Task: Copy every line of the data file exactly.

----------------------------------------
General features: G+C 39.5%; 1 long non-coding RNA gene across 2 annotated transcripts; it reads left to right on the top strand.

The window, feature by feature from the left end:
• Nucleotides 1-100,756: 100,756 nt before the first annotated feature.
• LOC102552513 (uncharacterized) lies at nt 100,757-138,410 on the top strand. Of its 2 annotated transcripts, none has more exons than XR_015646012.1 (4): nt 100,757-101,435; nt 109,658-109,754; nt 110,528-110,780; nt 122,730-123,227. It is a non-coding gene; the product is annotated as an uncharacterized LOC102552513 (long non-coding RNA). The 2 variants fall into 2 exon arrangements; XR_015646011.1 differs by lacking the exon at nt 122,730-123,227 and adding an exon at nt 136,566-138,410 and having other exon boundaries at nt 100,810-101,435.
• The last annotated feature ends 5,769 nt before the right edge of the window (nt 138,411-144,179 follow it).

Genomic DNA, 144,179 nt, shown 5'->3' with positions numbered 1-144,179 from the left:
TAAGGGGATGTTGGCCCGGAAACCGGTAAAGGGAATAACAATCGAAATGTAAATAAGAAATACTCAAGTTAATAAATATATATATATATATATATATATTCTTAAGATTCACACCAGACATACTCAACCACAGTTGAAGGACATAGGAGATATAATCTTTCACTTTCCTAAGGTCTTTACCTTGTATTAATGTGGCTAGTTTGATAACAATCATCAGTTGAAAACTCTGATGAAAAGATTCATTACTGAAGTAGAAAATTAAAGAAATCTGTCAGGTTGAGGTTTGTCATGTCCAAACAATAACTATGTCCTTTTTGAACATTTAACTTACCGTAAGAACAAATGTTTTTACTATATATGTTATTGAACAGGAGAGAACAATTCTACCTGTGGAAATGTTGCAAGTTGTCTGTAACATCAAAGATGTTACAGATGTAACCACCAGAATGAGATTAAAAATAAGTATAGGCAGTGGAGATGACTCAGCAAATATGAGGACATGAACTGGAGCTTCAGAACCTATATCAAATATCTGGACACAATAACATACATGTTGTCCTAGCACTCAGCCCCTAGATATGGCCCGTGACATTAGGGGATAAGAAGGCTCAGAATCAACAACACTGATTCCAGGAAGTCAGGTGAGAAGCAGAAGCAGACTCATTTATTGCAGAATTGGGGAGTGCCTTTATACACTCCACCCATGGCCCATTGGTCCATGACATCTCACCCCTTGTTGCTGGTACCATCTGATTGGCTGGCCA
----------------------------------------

General features: G+C 39.5%; 1 long non-coding RNA gene across 2 annotated transcripts; it reads left to right on the top strand.

The window, feature by feature from the left end:
• Nucleotides 1-100,756: 100,756 nt before the first annotated feature.
• LOC102552513 (uncharacterized) lies at nt 100,757-138,410 on the top strand. Of its 2 annotated transcripts, none has more exons than XR_015646012.1 (4): nt 100,757-101,435; nt 109,658-109,754; nt 110,528-110,780; nt 122,730-123,227. It is a non-coding gene; the product is annotated as an uncharacterized LOC102552513 (long non-coding RNA). The 2 variants fall into 2 exon arrangements; XR_015646011.1 differs by lacking the exon at nt 122,730-123,227 and adding an exon at nt 136,566-138,410 and having other exon boundaries at nt 100,810-101,435.
• The last annotated feature ends 5,769 nt before the right edge of the window (nt 138,411-144,179 follow it).

Genomic DNA, 144,179 nt, shown 5'->3' with positions numbered 1-144,179 from the left:
TAAGGGGATGTTGGCCCGGAAACCGGTAAAGGGAATAACAATCGAAATGTAAATAAGAAATACTCAAGTTAATAAATATATATATATATATATATATATTCTTAAGATTCACACCAGACATACTCAACCACAGTTGAAGGACATAGGAGATATAATCTTTCACTTTCCTAAGGTCTTTACCTTGTATTAATGTGGCTAGTTTGATAACAATCATCAGTTGAAAACTCTGATGAAAAGATTCATTACTGAAGTAGAAAATTAAAGAAATCTGTCAGGTTGAGGTTTGTCATGTCCAAACAATAACTATGTCCTTTTTGAACATTTAACTTACCGTAAGAACAAATGTTTTTACTATATATGTTATTGAACAGGAGAGAACAATTCTACCTGTGGAAATGTTGCAAGTTGTCTGTAACATCAAAGATGTTACAGATGTAACCACCAGAATGAGATTAAAAATAAGTATAGGCAGTGGAGATGACTCAGCAAATATGAGGACATGAACTGGAGCTTCAGAACCTATATCAAATATCTGGACACAATAACATACATGTTGTCCTAGCACTCAGCCCCTAGATATGGCCCGTGACATTAGGGGATAAGAAGGCTCAGAATCAACAACACTGATTCCAGGAAGTCAGGTGAGAAGCAGAAGCAGACTCATTTATTGCAGAATTGGGGAGTGCCTTTATACACTCCACCCATGGCCCATTGGTCCATGACATCTCACCCCTTGTTGCTGGTACCATCTGATTGGCTGGCCA